By TJ Horgan
Win. This is the all-encompassing word describing the apex of competition. However, does it accurately depict the talent level of the athletic elite who performing America’s pastime, every day, for nine months every year?
The starting pitcher in baseball is someone who players follow, fans revere (or detest), photographers capture, and with whom owners anchor a team. One pitch could galvanize an audience of 50,000 boisterous fans. Yet there is one thing a pitcher is constantly subject to, and that is judgement.
Any person with the privilege of being financially rewarded for physical gifts is often scrutinized. However, the scrutiny often stems inauspicious “evidence,” such as the “wins” statistic.
A pitcher achieves a “win” if they last pitched prior to the half-inning when the winning team took the lead for the first time. The most common exception to this is when a starting pitcher does not complete 4 ½ innings, as that is the minimum innings requirement needed to achieve a win.
Despite a team’s ultimate goal being to win the game, the win is an antiquated and irrelevant way to judge the talent of a pitcher.
From quick stat lines on television broadcasts, to hyperlinks on web pages with the pitcher’s picture and statistics, the win statistic is everywhere, and often the first numeral evaluation of a pitcher. It is a staple in the juxtaposed world of baseball analytics, and a symbol of the “old school” and “new school” argument.
My reasoning for arguing that the win should be completely removed from mainstream pitcher evaluations begins with the fact that a win is contingent upon a plethora of other factors, many of which are not even remotely controlled by the pitcher himself.
For example, an outfielder’s range can impact a game in a way which will fluctuate from pitcher to pitcher, outfielder to outfielder, and game to game. Raul Ibanez played 824 and ? innings in left field for the Seattle Mariners in 2013, which led the Mariners for innings played at that position. Ibanez is 41 years of age, and had more time in the field than any player over the age of 40 by a substantial margin.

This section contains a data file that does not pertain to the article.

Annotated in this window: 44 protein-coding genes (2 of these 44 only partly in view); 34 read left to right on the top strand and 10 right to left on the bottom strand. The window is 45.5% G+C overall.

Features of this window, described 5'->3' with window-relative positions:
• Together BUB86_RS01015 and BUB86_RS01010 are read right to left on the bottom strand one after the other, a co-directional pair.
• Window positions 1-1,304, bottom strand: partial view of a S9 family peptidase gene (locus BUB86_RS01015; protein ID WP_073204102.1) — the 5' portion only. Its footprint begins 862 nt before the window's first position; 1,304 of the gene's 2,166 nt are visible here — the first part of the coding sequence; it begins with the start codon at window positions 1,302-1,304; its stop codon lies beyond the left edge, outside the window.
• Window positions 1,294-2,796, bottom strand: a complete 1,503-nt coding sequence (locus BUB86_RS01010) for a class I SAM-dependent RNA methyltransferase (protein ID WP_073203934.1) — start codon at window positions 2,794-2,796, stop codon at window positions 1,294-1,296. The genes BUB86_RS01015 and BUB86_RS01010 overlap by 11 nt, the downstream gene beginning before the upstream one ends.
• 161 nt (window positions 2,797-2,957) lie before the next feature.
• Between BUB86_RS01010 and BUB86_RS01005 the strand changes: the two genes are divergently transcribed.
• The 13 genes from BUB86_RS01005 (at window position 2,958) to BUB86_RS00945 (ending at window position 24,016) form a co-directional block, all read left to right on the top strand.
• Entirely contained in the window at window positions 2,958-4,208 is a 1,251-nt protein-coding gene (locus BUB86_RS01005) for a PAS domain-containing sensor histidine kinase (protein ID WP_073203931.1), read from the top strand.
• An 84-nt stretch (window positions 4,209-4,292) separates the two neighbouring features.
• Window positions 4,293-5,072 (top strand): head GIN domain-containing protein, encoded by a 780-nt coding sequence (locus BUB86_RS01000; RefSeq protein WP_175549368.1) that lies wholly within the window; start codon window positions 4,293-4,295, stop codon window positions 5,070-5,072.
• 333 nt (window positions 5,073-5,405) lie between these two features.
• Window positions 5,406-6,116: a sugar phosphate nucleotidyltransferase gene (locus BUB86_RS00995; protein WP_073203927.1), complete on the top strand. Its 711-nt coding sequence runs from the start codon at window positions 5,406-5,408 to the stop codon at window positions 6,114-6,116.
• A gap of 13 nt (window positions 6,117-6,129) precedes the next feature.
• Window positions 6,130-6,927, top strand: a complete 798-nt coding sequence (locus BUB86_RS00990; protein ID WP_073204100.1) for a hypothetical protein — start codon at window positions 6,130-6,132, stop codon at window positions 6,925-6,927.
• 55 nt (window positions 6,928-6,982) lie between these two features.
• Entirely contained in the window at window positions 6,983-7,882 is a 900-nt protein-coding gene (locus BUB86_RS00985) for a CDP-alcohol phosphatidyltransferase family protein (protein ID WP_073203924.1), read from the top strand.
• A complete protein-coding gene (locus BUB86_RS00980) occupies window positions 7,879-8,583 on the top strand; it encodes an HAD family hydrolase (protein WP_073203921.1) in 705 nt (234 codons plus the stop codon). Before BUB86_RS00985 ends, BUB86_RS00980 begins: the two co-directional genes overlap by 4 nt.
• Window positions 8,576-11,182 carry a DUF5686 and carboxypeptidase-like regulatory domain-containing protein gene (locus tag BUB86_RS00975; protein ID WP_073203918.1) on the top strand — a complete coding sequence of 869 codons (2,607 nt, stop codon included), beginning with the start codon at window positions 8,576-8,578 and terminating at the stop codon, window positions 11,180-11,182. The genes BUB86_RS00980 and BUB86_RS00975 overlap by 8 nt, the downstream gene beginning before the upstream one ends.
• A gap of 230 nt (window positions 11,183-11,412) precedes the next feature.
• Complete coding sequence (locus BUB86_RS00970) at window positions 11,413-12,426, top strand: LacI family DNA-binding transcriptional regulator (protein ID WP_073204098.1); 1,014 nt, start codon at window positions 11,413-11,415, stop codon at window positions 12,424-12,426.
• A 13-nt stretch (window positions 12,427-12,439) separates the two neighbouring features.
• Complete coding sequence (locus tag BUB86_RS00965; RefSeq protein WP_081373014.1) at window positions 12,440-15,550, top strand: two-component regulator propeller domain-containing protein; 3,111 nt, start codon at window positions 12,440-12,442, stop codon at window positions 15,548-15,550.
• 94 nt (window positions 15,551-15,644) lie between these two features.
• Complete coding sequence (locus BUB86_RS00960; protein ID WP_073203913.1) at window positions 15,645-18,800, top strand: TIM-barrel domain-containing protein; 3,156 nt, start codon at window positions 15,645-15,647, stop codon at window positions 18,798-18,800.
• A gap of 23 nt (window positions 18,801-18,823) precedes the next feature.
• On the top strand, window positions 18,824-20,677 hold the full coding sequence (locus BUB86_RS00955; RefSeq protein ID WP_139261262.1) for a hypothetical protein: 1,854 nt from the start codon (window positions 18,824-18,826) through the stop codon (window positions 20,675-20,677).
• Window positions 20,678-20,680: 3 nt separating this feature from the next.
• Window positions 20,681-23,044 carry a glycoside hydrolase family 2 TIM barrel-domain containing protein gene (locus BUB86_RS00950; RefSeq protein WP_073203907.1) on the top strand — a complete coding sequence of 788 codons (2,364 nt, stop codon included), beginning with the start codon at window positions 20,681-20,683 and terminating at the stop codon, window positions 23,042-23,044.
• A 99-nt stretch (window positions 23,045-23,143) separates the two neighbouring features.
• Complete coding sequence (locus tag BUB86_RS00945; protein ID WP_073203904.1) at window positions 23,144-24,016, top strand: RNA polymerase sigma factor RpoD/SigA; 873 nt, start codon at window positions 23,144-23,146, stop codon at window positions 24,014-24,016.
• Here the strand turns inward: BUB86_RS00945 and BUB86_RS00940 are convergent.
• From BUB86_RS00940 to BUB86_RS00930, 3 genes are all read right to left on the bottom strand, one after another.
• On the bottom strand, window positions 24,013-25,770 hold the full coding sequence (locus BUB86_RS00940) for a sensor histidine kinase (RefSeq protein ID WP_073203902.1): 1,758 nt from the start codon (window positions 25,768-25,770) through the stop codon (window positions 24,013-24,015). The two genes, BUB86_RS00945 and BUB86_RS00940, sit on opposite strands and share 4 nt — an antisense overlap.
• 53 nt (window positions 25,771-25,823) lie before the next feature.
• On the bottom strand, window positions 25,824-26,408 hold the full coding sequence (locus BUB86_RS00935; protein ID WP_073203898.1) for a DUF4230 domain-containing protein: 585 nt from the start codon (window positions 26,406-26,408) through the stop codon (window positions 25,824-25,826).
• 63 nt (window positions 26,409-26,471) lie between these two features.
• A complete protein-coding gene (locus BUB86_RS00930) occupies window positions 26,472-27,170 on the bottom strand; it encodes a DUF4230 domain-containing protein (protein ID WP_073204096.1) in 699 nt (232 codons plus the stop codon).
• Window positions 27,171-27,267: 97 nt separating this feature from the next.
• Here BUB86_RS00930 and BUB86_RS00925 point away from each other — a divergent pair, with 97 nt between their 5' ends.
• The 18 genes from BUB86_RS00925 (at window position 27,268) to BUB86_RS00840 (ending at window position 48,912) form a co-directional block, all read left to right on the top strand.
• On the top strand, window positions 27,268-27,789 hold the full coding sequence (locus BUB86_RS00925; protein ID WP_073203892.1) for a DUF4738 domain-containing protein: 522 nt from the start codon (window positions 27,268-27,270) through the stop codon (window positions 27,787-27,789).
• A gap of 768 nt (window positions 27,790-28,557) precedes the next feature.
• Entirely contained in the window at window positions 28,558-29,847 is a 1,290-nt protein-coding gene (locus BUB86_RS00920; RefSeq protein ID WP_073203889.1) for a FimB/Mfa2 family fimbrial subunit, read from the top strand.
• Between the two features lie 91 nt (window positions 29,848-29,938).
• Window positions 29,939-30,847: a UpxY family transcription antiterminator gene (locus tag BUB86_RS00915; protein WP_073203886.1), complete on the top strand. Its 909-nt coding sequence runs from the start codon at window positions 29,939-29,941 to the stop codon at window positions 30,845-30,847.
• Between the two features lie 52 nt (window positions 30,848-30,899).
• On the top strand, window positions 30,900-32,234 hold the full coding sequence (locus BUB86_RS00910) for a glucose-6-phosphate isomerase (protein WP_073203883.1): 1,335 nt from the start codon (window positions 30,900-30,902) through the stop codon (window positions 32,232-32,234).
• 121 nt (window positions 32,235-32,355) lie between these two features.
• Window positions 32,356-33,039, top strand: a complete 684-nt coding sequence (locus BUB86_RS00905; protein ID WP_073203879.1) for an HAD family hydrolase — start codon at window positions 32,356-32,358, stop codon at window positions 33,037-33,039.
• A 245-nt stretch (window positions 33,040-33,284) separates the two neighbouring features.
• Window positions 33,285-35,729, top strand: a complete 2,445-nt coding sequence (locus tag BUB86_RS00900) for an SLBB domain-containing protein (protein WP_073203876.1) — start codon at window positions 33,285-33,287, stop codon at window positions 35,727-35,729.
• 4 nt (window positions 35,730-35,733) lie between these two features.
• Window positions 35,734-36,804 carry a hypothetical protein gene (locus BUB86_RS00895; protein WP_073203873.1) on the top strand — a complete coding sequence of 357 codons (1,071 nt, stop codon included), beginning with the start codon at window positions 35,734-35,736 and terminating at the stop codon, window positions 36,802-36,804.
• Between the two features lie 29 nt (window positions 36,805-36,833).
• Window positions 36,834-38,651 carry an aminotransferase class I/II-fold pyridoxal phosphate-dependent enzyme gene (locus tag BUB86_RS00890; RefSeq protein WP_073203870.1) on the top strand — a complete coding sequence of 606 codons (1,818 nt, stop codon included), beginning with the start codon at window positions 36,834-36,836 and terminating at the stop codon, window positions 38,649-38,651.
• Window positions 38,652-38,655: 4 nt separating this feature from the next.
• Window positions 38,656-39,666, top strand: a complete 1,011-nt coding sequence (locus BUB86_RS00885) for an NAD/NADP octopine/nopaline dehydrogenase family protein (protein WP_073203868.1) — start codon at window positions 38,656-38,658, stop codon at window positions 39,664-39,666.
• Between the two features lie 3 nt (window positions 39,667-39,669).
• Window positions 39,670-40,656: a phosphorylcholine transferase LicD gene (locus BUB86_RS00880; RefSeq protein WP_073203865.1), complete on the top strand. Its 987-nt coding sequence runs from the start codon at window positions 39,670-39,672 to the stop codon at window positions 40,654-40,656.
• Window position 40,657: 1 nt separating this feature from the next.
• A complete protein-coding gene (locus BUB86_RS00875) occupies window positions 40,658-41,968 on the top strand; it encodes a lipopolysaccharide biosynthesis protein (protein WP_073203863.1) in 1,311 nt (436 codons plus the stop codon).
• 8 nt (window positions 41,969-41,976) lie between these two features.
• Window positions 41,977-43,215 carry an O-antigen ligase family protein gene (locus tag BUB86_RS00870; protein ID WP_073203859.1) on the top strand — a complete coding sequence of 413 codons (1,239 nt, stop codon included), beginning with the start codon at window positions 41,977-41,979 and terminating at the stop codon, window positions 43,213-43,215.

Obviously, a 41 year-old player is slightly slower, less limber, and less agile than, say, Boston’s Shane Victorino (32). The statistics corroborate this, as Ibanez scored a -17.1 in Ultimate Zone Primer (UZR). This statistic encompasses a fielder’s range, in respect to ability to fielding a ball in any specific location.
Shane Victorino scored a 24.0 with UZR. Ibanez tallied the worst UZR among all players in the MLB with at least 800 innings, while Victorino sat at fourth place. Fielding discrepancies such as this are not accounted for in wins.
There were 45 players with more wins in 2013 than Felix Hernandez, Seattle’s best pitcher. Had Raul Ibanez been moderately more agile, a fly ball to left-center field may have been caught for an out, instead of dropping, and scoring 3 runs.
Jon Lester, on the other hand, Boston’s “ace” tallied 15 wins on the 2013 season. According to fangraphs.com, Victorino saved 24 defensive runs last year. That equates to one run saved every 6.75 games. Defensive metrics are highly underrated and can often be used to justify a pitcher’s low (or high) win total.
Hernandez placed fifth in terms of FIP, Fielding Independent Pitching, which is calculated using home runs, strikeouts, walks, batters hit, and other “fielding-independent” statistics. Lester finished 41st in terms of FIP.
Is it fair to depreciate the value of Felix Hernandez because Raul Ibanez is an incompetent fielder? Of course it’s not. Is it fair to say Jon Lester is an “ace” or “shut down” pitcher because Shane Victorino can run, catch, and throw better than most players? Of course it’s not. That is why wins should never surface on a remedial stat-sheet or glance at a pitcher, and metrics such as FIP should.